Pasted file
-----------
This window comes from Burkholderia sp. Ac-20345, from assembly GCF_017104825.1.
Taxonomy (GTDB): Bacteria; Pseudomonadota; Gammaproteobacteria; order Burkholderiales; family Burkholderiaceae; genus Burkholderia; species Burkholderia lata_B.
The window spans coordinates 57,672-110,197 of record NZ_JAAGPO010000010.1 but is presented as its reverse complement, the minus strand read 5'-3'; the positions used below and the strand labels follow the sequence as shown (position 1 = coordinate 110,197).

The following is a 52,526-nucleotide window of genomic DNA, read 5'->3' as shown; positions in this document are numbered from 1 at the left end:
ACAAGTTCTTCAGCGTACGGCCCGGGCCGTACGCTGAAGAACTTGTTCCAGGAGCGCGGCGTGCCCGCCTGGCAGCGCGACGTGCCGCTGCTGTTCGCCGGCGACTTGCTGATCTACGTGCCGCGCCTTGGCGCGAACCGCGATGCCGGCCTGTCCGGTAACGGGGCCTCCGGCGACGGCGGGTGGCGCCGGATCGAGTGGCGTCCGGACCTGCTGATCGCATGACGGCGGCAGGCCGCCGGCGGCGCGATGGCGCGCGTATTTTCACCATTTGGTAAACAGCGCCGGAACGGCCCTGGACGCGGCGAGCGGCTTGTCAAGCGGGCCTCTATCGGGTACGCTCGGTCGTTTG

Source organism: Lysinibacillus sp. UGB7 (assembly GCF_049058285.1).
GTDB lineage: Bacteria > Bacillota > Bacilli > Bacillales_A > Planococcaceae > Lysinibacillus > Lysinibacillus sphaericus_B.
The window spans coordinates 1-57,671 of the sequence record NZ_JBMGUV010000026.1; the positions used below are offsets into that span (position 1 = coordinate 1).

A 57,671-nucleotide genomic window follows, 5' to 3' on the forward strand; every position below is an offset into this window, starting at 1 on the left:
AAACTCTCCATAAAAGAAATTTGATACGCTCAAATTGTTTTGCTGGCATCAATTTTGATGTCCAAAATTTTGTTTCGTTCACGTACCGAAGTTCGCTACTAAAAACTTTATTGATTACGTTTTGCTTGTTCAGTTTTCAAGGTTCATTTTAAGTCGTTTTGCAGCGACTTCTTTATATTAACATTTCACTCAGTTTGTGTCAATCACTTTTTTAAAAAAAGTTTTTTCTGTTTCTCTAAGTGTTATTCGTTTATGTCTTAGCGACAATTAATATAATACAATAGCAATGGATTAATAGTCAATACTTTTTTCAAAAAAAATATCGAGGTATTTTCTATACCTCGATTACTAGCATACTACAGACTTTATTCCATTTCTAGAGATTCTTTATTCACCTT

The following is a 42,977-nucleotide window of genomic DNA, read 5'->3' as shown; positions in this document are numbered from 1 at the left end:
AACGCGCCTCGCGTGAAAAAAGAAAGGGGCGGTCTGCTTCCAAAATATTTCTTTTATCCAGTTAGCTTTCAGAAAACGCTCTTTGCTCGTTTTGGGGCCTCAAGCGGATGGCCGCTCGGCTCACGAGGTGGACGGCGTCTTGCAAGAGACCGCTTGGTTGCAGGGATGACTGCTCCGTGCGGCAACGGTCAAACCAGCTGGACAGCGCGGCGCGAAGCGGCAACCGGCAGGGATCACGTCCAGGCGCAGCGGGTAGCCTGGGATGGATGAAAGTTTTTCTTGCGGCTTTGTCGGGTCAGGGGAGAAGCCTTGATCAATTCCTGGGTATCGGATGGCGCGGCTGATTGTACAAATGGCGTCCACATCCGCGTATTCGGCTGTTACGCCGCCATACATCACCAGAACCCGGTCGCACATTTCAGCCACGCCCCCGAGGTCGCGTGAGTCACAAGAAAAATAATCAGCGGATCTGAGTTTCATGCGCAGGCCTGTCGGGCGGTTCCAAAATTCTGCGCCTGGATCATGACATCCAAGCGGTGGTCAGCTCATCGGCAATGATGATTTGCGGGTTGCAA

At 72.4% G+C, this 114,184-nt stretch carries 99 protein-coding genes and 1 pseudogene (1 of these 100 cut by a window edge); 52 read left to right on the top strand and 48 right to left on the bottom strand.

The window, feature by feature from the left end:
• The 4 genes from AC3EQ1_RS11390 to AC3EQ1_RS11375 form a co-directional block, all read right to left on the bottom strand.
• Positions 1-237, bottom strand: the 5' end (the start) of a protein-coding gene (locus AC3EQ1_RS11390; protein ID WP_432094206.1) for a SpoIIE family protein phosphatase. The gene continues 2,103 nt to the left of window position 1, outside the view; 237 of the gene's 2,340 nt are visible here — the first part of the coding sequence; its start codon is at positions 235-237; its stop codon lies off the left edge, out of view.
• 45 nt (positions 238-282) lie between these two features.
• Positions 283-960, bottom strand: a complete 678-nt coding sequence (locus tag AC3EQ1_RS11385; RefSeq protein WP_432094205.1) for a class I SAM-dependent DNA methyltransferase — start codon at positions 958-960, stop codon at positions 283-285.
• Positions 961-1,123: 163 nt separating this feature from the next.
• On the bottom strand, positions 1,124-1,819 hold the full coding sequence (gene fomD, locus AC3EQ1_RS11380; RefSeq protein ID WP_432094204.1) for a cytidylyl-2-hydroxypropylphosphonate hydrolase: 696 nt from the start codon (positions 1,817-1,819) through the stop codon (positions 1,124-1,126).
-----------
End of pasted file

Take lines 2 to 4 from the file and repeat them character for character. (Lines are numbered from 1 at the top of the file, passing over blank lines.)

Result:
Taxonomy (GTDB): Bacteria; Pseudomonadota; Gammaproteobacteria; order Burkholderiales; family Burkholderiaceae; genus Burkholderia; species Burkholderia lata_B.
The window spans coordinates 57,672-110,197 of record NZ_JAAGPO010000010.1 but is presented as its reverse complement, the minus strand read 5'-3'; the positions used below and the strand labels follow the sequence as shown (position 1 = coordinate 110,197).

The following is a 52,526-nucleotide window of genomic DNA, read 5'->3' as shown; positions in this document are numbered from 1 at the left end: